"I read what you wrote about Dune: Part 1 (2021), and I'm confused as to whether or not if I'll like the film. How can I know?"
Now, I honestly didn’t find that very earth-shattering, though some of my friends did. Many of us shared common interests in Science Fiction and Fantasy; liking many of the same things can have the effect of making others believe we have more in common than we actually do. In fact, some friends were surprised when they found out that I didn’t enjoy David Lynch’s Dune (1984) as much as they did. “How can you not love it?” they’d ask. Sure, I could provide them my reasons, but they weren’t persuaded. The truth is I wasn’t trying to convince them otherwise; the film just didn’t mean to me what it meant to them, and ‘that’s them apples,’ as they say.
My position has always been that each of us has our own personal preferences, and how we might ‘scale’ particular films, books, and TV shows relates to themes, morals, and ideas we each hold sacred. For example, I’ve found that folks who love Horror features are inclined to give even the least interesting entry in that genre a pass for even the most egregious errors these films make. This isn’t meant as an insult; rather, it’s just meant to convey that I realize fans like what they like, so even a middling feature that tickles their particular fancy is better than none. If you’re a fan of, say, The Exorcist and I’m not, who am I to suggest that it’s an inferior film? I may not enjoy it the same way you do, but I guarantee that you likely don’t share my love of Jeepers Creepers … and there’s nothing wrong with that!
For any number of reasons, one film – be it Drama, Comedy, or SciFi – may resonate with you. It could be nostalgic, something that you saw in your youth, so viewing it might trigger all kinds of warm fuzzies. (1980’s Flash Gordon does that for me.) You could be drawn to a particular actor or some strong element of a script, and those connections make you appreciate the finished product more than others do. Perhaps you experienced one motion picture at a low point in your days, and it lightened your emotional load: consequently, you hold it near and dear to your heart. This is what film – as art, I might add – does to each of us; so what kind of critic would I be if I even politely implied your choices were insufficient? Off-kilter? Inadequate?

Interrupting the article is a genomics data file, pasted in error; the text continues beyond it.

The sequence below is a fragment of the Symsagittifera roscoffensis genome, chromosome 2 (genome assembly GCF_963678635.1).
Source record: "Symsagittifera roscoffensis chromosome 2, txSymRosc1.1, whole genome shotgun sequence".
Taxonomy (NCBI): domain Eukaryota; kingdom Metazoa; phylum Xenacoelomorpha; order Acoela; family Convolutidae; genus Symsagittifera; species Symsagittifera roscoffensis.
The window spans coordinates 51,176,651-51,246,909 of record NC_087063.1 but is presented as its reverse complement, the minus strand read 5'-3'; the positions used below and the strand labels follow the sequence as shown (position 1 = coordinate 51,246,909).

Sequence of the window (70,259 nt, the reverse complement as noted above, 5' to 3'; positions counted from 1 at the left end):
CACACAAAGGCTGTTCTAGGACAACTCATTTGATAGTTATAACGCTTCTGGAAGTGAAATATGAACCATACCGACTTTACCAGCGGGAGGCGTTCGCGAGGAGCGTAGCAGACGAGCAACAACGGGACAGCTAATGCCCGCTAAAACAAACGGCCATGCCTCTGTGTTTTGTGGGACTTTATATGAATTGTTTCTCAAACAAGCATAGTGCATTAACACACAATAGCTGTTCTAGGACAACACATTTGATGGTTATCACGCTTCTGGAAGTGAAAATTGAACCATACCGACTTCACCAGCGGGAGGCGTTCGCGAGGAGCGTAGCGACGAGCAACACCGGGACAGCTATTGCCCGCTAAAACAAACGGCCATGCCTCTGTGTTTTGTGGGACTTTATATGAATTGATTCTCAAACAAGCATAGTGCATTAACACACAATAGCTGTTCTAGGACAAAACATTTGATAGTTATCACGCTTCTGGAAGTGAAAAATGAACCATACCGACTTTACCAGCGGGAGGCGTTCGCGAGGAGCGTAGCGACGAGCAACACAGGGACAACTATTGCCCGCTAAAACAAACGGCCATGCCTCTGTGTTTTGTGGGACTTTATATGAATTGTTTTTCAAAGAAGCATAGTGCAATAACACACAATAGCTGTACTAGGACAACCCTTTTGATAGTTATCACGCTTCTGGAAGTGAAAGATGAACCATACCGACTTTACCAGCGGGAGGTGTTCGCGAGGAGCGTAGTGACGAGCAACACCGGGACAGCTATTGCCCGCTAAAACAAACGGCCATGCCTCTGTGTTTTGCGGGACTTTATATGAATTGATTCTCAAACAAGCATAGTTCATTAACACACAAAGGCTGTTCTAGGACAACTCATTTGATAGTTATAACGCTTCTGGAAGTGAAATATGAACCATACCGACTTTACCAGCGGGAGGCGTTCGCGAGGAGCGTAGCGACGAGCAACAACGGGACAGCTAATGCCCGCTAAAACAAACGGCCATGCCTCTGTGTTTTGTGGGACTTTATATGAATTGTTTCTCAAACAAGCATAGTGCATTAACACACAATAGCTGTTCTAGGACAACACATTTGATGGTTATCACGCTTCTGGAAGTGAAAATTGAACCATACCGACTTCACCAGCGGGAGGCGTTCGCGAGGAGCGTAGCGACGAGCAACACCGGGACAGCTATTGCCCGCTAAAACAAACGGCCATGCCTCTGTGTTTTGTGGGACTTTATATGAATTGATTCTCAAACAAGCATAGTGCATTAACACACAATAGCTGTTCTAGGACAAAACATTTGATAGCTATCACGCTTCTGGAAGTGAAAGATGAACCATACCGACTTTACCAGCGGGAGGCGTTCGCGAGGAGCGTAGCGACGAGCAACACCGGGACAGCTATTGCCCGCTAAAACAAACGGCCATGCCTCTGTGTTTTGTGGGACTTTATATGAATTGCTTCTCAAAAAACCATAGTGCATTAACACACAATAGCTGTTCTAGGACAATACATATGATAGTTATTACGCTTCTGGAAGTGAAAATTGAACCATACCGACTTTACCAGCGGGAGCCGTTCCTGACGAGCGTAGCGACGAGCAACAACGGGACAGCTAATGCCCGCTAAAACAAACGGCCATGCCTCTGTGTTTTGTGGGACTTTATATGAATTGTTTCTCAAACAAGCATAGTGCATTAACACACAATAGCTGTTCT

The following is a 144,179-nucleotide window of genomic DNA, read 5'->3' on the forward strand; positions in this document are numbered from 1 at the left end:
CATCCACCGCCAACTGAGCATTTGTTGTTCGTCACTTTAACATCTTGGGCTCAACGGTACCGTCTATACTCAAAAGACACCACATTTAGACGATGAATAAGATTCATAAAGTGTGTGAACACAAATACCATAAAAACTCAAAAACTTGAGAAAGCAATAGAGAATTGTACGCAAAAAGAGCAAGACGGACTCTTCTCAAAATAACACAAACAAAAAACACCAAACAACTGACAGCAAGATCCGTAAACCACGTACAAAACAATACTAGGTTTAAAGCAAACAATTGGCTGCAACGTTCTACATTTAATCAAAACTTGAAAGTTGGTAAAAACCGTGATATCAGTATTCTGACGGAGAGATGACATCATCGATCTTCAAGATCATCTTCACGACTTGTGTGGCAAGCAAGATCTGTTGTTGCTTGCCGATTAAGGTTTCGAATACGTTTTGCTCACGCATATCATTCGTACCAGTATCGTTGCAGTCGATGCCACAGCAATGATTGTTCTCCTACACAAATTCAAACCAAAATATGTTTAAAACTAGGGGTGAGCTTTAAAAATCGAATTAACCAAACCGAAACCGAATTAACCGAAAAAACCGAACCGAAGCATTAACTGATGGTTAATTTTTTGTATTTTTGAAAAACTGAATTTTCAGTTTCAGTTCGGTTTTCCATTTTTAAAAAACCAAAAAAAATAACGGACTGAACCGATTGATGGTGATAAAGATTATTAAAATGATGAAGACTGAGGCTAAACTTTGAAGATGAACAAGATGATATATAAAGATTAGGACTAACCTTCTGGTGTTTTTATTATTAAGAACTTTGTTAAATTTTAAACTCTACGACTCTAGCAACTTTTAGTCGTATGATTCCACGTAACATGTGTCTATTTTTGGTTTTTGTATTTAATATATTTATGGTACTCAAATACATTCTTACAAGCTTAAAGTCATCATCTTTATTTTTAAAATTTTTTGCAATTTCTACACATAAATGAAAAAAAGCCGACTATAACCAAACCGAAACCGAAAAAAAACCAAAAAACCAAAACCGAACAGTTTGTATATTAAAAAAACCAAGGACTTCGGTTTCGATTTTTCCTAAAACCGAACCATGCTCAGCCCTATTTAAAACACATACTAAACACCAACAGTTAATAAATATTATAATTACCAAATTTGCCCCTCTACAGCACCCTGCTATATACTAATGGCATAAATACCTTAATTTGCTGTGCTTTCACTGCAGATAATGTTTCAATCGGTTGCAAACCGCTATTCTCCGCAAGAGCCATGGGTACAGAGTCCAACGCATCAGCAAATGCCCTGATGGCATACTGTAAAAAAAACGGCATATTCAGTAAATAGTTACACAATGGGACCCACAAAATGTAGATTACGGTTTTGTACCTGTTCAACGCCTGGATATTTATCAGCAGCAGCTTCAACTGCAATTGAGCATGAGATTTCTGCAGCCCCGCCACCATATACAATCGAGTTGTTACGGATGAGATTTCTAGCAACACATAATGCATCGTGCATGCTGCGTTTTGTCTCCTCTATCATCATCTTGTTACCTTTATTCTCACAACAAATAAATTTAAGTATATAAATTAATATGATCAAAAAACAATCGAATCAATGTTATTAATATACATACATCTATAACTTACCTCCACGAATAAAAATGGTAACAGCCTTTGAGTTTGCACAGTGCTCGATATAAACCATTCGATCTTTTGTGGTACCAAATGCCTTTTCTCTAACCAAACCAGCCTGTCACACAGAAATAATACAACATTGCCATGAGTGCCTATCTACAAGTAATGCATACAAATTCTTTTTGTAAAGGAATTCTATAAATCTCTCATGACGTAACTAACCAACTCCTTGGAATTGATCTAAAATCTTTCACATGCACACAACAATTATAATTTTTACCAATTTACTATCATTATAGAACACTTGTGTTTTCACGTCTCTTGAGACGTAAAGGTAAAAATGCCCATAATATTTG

Simply put: Citizen Kane means to you what Citizen Kane means to you. Don’t expect me to agree. (FYI: “Don’t expect me to agree” has long been my personal motto for reasons too vast for me to write down.)
Now, this isn’t to suggest that the business of film criticism is a failed enterprise or a fool’s errand. I wouldn’t do much of what I do with this website and my blog were that the case. While I may know a bit more about film than the next writer, I don’t make it my business to dismiss arguments made on any project. (I will debate the way a review is framed if I don’t see it as authentic, but that’s small potatoes.) Though I may know less about features than one of the mainstream press outlet scribes, that doesn’t make my observations any less valid. It is art, and each of us can have an eye for greatness on any given day in the universe. Truer words will never be written.
This is why I rarely – extremely rarely – give anything other than a mild ‘thumbs up’ or ‘thumbs down’ to friends when asked about something at the box office. Sure, I might talk about what I enjoyed or disliked; but I’m quick to add the caveat that, “You’d probably have to see it yourself to make up your own mind about it.” Yes, I might even say that the flick just wasn’t for me, but in the end I always try to position a film as an endeavor that’s worthy of your own opinion. After all, who am I?
Procedurally, I don’t approach writing a film review with any sense of doom or hyperbole. When I talk about a particular release as I often do on SciFiHistory.Net’s blog, I try to intelligently discuss what the story, direction, and performances did for me. Even the most cheaply produced piece of cinematic garbage can have a good moment; so why shouldn’t I try to find it, share it, and reward it with a good blurb? Likewise, even the most expensive Hollywood vanity project might suffer from creative bloat, so why should that escape my criticism? I always try to be honest with an assessment, and I do make a legitimate attempt to find something worthwhile from a single viewing.
So … no … there’s no possible way I or any reviewer can tell you whether or not you should or will like a film. The best I can do is to discuss what the work meant to me. Anything more I see as superfluous. Yes, I do try to give films a recommendation; and I do this based entirely based upon whether I found the flick a worthy investment of our most perishable resource … time. If it was worth my time, then I believe there may be something in it deserving of your notice as well.
Of course, I understand the sentiments most folks share, that they follow a certain reviewer because they’re found some similarity of tastes between them. And, yes, that’s marvelous! In fact, that’s fabulous! If you and X share life experiences to the point that you appreciate the same stories in life, then I’m happy for you … only so long as that relationship doesn’t keep you from seeking out and exploring other events that might make you grow as a person in ways you never thought possible. This is why I don’t try to find a reviewer I agree with: I’m afraid that coupling might shelter me in ways too harmful to imagine.
And no: I don’t expect you to agree with me.